The new president has trumpeted the promise to "Make America Great Again," or simply known as the shorthand #MAGA, a central and consistent refrain of his agenda. It seems that one of Donald Trump's first orders of business is making the U.S. dollar great again.
From tax reform to loosening financial regulations and even talking about gold, President Trump may be capable of transforming the world's most important monetary regime.
Regulatory Red Tape
After a flurry of executive orders in the first two weeks of Trump's presidency, the White House targeted the country's regulatory regime in its most recent executive actions on Friday. The administration is seeking to fulfill another of its campaign promises by overhauling the vast web of financial regulations that were implemented after the financial crisis.
At the forefront of this effort is dismantling aspects of the Dodd-Frank legislation that expanded the oversight and regulation of the financial industry. This includes the so-called Volker Rule (named for the former Fed chairman) that bars banks from trading on their own investment accounts. Trump and the GOP are also seeking to scrap the Consumer Financial Protection Bureau (CFPB), a relatively new government agency whose enumerated powers likely violate the Constitution.
Tax reform is another key area of President Trump's agenda. However, change has been hard to come by. According to Joseph Thorndike, a Forbes contributor, "Washington is full of good tax ideas that went nowhere, thanks to policy inertia and active resistance from potential 'losers' in the reform process."
The last time that Congress undertook a substantive tax reform was in 1986 under the Reagan administration. More so than implementing tax cuts, this is similarly an effort to comprehensively change in the way the government operates. Such tax reform, as was the case under President Reagan, will require executive leadership from Mr. Trump.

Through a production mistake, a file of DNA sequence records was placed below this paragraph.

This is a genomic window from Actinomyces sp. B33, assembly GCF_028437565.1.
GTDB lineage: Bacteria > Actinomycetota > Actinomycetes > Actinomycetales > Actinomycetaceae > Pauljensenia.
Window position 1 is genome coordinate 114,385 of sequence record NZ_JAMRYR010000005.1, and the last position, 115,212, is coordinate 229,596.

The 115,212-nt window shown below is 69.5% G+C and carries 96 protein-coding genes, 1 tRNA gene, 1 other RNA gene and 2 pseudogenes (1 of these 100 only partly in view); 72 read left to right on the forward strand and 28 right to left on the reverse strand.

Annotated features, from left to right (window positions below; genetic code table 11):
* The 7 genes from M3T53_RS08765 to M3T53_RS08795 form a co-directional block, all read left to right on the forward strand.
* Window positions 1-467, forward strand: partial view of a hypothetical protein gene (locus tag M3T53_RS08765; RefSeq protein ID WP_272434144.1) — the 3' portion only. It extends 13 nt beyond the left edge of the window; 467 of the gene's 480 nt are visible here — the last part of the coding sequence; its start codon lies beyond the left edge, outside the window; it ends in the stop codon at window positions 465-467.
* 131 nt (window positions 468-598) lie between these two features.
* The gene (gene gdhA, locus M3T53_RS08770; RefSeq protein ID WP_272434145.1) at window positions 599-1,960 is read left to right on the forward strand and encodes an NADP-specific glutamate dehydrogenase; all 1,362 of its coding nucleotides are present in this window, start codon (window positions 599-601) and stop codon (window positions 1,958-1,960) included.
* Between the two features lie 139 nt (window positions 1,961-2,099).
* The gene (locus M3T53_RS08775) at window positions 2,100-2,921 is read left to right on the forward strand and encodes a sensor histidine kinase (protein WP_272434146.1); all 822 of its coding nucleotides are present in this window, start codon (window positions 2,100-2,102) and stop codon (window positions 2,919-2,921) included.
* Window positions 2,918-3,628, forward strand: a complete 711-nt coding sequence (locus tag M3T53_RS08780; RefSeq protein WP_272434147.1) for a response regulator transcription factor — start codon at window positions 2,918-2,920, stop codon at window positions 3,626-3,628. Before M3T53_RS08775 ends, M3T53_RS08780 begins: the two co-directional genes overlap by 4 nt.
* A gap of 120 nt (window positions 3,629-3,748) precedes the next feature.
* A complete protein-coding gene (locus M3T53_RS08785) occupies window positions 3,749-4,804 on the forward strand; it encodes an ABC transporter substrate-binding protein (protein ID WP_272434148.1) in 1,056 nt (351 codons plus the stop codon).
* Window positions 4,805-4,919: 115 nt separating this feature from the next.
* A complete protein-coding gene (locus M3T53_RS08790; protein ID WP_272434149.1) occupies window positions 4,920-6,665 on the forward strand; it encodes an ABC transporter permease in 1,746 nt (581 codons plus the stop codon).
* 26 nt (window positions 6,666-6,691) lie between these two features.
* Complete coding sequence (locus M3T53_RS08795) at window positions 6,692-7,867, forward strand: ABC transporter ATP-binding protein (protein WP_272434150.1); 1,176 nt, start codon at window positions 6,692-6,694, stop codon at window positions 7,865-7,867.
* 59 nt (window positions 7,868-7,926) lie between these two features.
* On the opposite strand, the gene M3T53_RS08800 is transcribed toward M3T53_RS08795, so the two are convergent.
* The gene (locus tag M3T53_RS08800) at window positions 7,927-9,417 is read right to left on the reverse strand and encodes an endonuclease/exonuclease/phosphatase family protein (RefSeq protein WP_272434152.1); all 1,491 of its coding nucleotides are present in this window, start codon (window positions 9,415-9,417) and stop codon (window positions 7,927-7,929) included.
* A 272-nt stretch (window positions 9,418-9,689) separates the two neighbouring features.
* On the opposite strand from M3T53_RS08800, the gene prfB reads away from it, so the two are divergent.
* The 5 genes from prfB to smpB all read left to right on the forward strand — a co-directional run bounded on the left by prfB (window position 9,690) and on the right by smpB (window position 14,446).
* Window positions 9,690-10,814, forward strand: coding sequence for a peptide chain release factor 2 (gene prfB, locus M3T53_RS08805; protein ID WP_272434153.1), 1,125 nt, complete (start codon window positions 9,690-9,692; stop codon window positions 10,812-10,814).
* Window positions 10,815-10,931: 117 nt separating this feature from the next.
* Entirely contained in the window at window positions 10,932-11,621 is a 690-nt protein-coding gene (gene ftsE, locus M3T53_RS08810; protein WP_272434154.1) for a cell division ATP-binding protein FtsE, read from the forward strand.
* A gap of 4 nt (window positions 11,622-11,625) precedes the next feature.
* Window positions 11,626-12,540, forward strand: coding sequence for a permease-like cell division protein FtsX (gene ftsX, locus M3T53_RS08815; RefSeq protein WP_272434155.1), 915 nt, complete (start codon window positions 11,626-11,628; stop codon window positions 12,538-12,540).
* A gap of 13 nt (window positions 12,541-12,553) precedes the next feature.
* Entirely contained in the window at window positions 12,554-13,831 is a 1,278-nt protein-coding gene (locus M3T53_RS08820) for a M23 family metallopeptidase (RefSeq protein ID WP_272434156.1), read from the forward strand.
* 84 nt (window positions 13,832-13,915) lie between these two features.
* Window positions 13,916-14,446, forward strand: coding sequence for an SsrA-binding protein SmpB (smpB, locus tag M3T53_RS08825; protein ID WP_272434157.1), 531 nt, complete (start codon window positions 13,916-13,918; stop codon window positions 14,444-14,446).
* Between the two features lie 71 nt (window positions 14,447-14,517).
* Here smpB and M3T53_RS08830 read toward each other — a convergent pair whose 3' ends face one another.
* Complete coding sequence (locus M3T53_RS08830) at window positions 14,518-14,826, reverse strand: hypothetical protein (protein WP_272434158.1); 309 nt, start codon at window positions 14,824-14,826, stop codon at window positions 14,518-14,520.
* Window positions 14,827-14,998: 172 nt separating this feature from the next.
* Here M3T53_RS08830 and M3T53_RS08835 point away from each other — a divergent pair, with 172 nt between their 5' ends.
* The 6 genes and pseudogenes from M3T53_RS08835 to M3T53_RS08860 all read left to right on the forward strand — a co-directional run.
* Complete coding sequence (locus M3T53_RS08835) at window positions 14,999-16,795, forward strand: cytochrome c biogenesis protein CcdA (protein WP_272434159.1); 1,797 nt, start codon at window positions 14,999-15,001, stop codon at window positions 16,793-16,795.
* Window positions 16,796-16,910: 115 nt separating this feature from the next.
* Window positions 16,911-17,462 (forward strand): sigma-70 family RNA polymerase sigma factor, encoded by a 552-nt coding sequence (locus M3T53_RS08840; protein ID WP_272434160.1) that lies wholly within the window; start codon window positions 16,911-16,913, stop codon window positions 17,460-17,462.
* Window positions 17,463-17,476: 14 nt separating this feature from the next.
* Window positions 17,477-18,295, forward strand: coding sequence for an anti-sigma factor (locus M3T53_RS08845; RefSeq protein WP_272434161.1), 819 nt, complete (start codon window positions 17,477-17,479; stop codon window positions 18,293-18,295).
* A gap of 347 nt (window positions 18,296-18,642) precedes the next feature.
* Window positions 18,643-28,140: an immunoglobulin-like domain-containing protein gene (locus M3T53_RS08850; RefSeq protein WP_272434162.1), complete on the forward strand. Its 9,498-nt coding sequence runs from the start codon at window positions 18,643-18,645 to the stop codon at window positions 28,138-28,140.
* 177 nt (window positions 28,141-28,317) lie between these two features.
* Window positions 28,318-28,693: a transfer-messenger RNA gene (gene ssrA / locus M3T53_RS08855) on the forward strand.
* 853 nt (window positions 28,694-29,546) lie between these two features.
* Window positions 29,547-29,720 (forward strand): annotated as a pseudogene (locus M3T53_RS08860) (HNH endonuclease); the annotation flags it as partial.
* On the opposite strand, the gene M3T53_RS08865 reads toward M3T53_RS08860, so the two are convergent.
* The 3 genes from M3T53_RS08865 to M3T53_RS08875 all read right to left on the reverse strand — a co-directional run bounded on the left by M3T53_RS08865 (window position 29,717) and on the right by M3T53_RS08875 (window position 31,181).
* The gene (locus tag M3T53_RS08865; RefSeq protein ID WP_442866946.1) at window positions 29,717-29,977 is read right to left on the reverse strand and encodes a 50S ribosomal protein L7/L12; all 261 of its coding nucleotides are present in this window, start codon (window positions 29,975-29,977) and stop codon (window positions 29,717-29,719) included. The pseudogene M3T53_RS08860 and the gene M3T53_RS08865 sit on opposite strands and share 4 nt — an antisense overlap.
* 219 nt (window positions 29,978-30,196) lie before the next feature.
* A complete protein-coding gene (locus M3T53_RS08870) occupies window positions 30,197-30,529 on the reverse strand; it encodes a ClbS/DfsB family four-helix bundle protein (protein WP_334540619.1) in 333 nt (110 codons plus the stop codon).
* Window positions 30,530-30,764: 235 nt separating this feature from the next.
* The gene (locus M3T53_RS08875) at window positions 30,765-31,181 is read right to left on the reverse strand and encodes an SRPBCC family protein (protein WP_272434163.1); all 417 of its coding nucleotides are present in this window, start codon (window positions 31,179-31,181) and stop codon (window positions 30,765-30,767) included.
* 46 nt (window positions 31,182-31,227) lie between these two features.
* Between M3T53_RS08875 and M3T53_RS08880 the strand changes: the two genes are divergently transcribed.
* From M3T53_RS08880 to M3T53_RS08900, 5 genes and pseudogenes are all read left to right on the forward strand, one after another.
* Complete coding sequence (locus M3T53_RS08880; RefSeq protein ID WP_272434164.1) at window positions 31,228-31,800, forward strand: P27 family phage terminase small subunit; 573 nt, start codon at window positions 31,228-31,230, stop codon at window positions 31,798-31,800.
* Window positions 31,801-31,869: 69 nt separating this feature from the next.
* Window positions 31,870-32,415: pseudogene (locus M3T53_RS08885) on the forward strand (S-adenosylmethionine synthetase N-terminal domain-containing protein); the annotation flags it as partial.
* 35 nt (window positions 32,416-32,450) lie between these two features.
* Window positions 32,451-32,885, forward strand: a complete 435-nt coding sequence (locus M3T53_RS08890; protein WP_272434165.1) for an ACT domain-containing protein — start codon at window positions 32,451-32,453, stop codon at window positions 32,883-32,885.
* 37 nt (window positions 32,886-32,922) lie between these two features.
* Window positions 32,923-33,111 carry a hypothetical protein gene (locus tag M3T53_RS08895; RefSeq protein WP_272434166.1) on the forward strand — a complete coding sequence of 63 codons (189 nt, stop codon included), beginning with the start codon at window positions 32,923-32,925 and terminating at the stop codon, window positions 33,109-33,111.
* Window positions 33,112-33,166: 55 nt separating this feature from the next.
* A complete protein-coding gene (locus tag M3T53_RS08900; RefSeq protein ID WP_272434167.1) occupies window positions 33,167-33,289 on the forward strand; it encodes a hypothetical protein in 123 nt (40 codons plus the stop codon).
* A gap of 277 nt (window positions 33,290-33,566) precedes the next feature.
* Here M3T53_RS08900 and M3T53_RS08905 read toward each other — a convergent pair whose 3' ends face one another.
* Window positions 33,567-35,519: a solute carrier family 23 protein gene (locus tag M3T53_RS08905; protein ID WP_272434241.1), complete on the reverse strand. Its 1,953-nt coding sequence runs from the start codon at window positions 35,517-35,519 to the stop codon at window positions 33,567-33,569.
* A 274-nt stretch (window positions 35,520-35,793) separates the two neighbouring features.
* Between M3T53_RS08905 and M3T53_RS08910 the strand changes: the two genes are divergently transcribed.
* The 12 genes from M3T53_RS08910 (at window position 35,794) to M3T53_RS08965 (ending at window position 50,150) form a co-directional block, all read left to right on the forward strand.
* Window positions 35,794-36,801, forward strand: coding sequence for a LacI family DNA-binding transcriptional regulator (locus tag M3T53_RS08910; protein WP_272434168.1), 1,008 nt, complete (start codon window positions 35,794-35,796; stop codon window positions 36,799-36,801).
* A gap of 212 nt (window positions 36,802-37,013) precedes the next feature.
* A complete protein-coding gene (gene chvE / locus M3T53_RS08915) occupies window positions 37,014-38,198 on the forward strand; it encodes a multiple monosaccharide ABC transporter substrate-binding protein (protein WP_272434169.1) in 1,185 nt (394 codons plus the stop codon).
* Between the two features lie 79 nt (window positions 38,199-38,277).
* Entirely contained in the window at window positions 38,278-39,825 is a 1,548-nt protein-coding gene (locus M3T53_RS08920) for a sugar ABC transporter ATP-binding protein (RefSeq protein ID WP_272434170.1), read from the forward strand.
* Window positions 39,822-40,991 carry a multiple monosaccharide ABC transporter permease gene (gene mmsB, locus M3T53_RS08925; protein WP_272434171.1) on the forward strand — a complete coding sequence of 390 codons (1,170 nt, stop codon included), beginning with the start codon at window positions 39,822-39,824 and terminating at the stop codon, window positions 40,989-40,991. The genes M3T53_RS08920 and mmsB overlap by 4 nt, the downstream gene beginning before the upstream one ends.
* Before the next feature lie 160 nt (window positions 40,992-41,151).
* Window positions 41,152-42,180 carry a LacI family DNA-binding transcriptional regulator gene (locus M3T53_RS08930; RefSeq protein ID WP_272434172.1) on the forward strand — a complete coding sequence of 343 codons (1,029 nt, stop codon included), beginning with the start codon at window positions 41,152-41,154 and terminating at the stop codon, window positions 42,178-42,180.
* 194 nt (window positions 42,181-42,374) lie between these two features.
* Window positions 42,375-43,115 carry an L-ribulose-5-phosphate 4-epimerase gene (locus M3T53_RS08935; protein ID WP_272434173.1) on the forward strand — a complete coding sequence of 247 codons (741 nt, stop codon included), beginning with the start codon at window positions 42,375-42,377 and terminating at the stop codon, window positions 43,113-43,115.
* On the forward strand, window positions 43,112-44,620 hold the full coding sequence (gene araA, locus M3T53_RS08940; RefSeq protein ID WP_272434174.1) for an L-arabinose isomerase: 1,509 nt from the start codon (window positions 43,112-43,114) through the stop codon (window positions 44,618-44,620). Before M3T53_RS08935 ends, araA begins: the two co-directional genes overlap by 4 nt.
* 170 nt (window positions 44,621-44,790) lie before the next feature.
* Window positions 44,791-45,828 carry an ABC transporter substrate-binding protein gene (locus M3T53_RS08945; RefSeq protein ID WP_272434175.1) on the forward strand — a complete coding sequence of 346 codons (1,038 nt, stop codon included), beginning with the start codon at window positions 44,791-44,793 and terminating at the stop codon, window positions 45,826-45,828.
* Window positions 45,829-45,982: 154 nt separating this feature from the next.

Yet the president will also need his party's legislative majority to follow him if anything is going to get done. Speaker of the House Paul Ryan and his congressional colleague in the Republican Party have their own ideas about how to fix the tax system that have been cultivated for years. These are not always in agreement with the president's preferences—namely the idea of a "border adjustment tax," which Trump and his surrogates have expressed reservations over.
In addition to lowering the corporate tax rate to make America a more competitive place for businesses to locate, Trump's statements have largely focused on a simpler "border tax"—essentially, tariffs.
What About Gold?
There has been some speculation about where the president stands on gold, given these proposed changes to the financial system. Although he has stopped short of endorsing a true gold standard, the president's comments have been revealing.
Last year, while still campaigning, Trump said that backing our money with gold again would be "wonderful," but he conceded that it would be "very hard" to implement. Though a return to the gold standard is unlikely, Trump has positioned himself as the president most sympathetic to gold since Reagan, who appointed the Gold Commission to study the issue in 1982.
On top of all this, Trump will also be able to replace outgoing members of the Federal Reserve during the middle of his term.
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